The recommended daily intake of protein in 0.8gm/kg of body weight, which amounts to roughly 55 grams per day for an adult weighing 150 pounds. A ‘ball-park’ way to estimate your protein requirements is to divide your desirable weight (which may be different than current weight) by 2. That’s approximately how many grams of protein are needed per day. Additional requirements depend on age, reproductive status, general health, and activity level – especially if its endurance events and/or resistance exercise for muscle building.
The best sources of low fat, high quality protein can be found in the meat group. These include fish, skinless poultry, and wild game. A 3-ounce serving provides 25-30 grams of high quality protein. Other good sources of protein are found in the dairy group. One cup of low fat milk provides 13 grams of protein, which is similar to a 1/2 cup of part-skim ricotta cheese or a cup of yogurt. Eggs are also an excellent source, offering 7 grams of protein per egg. For those individuals keeping a low cholesterol diet, making an omelet using one egg yolk and three egg whites would provide a low fat, high protein meal.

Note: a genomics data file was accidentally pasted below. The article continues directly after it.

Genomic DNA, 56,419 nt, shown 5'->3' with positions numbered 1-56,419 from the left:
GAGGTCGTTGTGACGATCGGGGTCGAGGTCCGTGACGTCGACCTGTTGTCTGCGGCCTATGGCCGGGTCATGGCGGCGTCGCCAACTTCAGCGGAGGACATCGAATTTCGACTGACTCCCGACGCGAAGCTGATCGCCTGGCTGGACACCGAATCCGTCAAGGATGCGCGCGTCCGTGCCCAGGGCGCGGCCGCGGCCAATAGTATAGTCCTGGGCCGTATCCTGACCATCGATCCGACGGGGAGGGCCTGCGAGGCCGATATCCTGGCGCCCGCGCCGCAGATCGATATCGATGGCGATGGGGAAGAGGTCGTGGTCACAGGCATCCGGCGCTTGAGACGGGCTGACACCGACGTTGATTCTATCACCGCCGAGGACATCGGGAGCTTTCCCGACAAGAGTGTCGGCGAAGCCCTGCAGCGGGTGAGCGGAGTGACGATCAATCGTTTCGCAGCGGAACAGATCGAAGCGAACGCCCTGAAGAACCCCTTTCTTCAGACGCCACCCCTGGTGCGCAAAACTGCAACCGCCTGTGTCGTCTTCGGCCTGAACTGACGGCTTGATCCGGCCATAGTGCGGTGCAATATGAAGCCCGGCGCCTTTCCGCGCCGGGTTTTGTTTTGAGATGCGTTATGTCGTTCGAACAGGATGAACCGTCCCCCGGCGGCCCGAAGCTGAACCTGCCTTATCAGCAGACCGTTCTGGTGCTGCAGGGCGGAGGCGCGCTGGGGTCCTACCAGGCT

Legumes such as lentils, split peas, tofu and kidney beans provide about 8 grams of protein per 1/2 cup. Although these are low fat choices, they are not complete proteins. Complete proteins provide a balanced amount of all the essential amino acids – which are the building blocks of protein. Beans, therefore, need to be eaten in conjunction with other foods to provide a protein-balanced meal.
Unusual demands on the body create unusual needs for protein. For instance, long-distance endurance events, such as running or cycling, increase the need for protein – especially for the amino acid leucine. Up to 11-12% of the energy during such events are derived from protein. Serious weight training during the hypertrophy stage, when a great deal of muscle is being created, can double the need for protein – and sometimes even more. Illness can substantially increase protein requirements, especially for healing and to support immune system function. That’s also the time, unfortunately, when people have an aversive reaction to high-protein foods such as meats and fish. A protein supplement may be a good option at that time. The bottom line is that under all circumstances, there is an absolute need for a specific amount of protein. And the need must be met